in Projects, Programming, Technology

2019 Tech Stack

If you’re starting a new software project (or software enabled startup), you’ve got a lot of choices to make. Here are my current personal technology picks for a few types of projects. Please comment with what you’re experimenting with; some of these are getting old! 

At Pioneer Square Labs, we’re frequently starting new projects. This gives us the opportunity to choose the best technology solution for a given prototype, experiment, or MVP. While we have the freedom to try new stuff, we don’t want to choose anything without staying power, with too many sharp edges, or that will make it hard to hire engineers. 

Our core engineers have a variety of backgrounds and deep experience. When choosing technology, we’re also weighing the advantage of our expertise. We’ll get the job done faster if we choose tools we know. However, expertise in software architecture is way more important than the particular platform or language. 

Here are some types of projects we do, and what stack I personally lean towards. In other words, these opinions are mine – definitely not consensus. I also continue to talk to our CTOs about how these choices work or fail as the startup grows.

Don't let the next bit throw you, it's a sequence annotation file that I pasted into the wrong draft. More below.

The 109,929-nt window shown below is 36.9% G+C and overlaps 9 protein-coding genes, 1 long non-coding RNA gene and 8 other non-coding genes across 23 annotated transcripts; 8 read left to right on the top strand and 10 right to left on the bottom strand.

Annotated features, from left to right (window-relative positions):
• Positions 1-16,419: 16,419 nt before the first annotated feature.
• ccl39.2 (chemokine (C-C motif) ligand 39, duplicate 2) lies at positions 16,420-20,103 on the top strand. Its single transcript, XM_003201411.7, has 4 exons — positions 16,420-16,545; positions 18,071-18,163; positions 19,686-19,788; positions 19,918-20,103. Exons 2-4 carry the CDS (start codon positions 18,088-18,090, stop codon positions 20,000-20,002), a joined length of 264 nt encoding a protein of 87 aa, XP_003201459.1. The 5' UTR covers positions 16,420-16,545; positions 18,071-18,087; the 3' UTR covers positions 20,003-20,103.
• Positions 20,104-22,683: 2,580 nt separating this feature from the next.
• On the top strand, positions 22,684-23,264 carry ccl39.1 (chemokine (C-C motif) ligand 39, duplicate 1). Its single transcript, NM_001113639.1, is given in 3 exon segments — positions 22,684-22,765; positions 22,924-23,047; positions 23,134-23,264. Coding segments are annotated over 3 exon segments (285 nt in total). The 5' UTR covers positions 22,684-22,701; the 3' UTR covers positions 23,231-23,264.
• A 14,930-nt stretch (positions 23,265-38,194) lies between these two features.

Applied data science and machine learning

A common pattern with our startups is applying innovations in Artificial Intelligence to existing business problems. Python is an obvious choice for a data science script or pipeline due to the wide availability of libraries and sample code. As far as hosting data pipelines, I have less experience – but AWS is our default choice.

Business workflow app

This type of small (but growing) business app has been my bread and butter for years. I haven’t found a better approach than good old Object Oriented programming and the MVC pattern. Generally, you have a relational database (Postgres), server-side models, some server HTML rendering, and a few fancy client side Javascript (React) components.

In a startup, evolving models (constant database schema changes) are likely the biggest problem. I lean heavily towards Rails for it’s excellent migration helpers and ORM. I still see big wins from SLIM templates and SASS or LESS for CSS (BEM naming never stuck with me).


Heroku is still tough to beat for the developer efficiency you get. I have lost days configuring simple things in AWS that would be minutes using Heroku. If your app is consumer facing or needs lots of server time, Heroku gets too expensive quickly (though we still often start there anyway). We’ve tried Elastic Beanstalk (again, trying to standardize on AWS), but deployment performance is an issue. Also, it’s somewhat orphaned in the AWS ecosystem since their emphasis has been on other containerized solutions

I would say this type of simple business app is declining, as the architecture more commonly calls for more complex SPA front ends and data pipelines.

Web application

If server-side models and migrations are still important, but the front end is going to be a SPA (or separate javascript project) I think Node is the way to go.

There’s a node project called Sails which is spiritually what I’m looking for, but it maybe feels too heavily opinionated (rigid) for a node project. I haven’t had a chance to do this in production yet, but I’d like to try and string together Knex migrations and the Objection.JS ORM.